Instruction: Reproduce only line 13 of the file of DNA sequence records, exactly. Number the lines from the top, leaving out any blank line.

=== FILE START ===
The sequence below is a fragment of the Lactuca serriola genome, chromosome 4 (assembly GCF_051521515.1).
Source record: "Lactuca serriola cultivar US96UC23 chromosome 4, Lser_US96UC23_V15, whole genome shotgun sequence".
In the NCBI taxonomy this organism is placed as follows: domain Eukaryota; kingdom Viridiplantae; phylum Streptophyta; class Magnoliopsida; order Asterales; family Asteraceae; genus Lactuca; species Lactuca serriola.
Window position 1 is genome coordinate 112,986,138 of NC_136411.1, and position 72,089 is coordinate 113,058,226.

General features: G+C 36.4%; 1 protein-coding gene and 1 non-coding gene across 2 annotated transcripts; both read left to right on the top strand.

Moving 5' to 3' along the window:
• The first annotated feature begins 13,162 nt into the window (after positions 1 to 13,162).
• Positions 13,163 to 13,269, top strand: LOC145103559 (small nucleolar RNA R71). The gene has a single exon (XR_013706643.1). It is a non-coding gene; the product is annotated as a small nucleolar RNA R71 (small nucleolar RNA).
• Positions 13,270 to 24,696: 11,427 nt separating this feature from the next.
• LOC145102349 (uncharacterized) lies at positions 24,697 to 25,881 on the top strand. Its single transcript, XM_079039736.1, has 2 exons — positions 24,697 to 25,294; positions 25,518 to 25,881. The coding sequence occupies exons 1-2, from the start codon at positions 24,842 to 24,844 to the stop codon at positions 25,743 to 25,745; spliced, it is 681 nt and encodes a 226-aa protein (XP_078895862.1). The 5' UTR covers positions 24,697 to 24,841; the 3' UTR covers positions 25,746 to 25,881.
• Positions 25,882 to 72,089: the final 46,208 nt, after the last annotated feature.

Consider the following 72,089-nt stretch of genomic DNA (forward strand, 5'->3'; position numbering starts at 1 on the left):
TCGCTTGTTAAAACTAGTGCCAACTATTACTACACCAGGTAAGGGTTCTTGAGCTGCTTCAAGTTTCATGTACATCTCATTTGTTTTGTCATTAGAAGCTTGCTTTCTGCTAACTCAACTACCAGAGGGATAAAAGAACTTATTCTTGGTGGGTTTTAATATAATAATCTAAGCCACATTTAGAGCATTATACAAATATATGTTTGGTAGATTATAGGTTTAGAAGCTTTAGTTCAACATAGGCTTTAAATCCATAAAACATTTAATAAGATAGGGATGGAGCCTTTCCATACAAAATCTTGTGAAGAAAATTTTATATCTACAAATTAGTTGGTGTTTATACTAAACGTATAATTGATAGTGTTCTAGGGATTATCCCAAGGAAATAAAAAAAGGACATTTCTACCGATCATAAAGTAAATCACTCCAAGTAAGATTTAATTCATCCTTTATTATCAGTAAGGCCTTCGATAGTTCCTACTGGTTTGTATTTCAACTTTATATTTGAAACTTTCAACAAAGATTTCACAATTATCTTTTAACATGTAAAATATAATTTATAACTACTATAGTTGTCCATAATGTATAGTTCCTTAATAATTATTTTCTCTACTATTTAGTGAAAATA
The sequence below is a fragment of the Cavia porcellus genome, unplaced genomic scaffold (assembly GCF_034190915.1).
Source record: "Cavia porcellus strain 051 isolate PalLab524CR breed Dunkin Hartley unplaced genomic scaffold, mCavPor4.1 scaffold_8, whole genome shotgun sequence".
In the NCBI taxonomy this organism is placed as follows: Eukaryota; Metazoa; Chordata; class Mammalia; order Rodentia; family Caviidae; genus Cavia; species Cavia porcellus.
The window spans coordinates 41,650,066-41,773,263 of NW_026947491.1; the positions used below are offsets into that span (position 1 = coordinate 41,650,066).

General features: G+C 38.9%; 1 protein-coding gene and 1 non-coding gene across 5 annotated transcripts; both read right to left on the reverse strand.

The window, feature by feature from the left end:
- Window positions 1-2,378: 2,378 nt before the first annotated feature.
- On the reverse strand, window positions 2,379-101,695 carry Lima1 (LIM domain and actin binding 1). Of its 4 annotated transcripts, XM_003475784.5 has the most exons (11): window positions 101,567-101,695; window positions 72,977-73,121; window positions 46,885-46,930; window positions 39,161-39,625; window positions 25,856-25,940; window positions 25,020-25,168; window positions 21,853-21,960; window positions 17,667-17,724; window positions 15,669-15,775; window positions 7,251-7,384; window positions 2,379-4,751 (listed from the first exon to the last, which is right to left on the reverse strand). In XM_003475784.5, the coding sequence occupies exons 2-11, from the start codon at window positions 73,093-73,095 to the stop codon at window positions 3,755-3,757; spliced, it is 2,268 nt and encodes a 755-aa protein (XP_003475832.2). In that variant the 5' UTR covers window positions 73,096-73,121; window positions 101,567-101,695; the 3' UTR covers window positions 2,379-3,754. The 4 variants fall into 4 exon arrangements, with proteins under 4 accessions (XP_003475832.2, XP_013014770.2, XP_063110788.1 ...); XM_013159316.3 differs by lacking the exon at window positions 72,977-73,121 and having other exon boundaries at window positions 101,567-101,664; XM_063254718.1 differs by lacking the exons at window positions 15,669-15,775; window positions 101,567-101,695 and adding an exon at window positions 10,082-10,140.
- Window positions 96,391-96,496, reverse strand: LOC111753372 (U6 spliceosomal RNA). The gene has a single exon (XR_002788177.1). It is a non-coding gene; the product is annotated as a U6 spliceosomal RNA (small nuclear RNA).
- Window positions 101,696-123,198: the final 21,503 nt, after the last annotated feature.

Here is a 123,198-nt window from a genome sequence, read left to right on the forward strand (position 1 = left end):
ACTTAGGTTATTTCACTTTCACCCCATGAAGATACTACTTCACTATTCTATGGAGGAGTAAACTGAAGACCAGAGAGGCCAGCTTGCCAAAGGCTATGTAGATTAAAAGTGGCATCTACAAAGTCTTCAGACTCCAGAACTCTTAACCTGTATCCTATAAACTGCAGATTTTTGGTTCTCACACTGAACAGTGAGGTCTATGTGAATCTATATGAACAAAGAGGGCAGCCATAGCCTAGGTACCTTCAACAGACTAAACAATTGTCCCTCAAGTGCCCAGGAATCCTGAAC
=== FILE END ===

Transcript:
TCGCTTGTTAAAACTAGTGCCAACTATTACTACACCAGGTAAGGGTTCTTGAGCTGCTTCAAGTTTCATGTACATCTCATTTGTTTTGTCATTAGAAGCTTGCTTTCTGCTAACTCAACTACCAGAGGGATAAAAGAACTTATTCTTGGTGGGTTTTAATATAATAATCTAAGCCACATTTAGAGCATTATACAAATATATGTTTGGTAGATTATAGGTTTAGAAGCTTTAGTTCAACATAGGCTTTAAATCCATAAAACATTTAATAAGATAGGGATGGAGCCTTTCCATACAAAATCTTGTGAAGAAAATTTTATATCTACAAATTAGTTGGTGTTTATACTAAACGTATAATTGATAGTGTTCTAGGGATTATCCCAAGGAAATAAAAAAAGGACATTTCTACCGATCATAAAGTAAATCACTCCAAGTAAGATTTAATTCATCCTTTATTATCAGTAAGGCCTTCGATAGTTCCTACTGGTTTGTATTTCAACTTTATATTTGAAACTTTCAACAAAGATTTCACAATTATCTTTTAACATGTAAAATATAATTTATAACTACTATAGTTGTCCATAATGTATAGTTCCTTAATAATTATTTTCTCTACTATTTAGTGAAAATA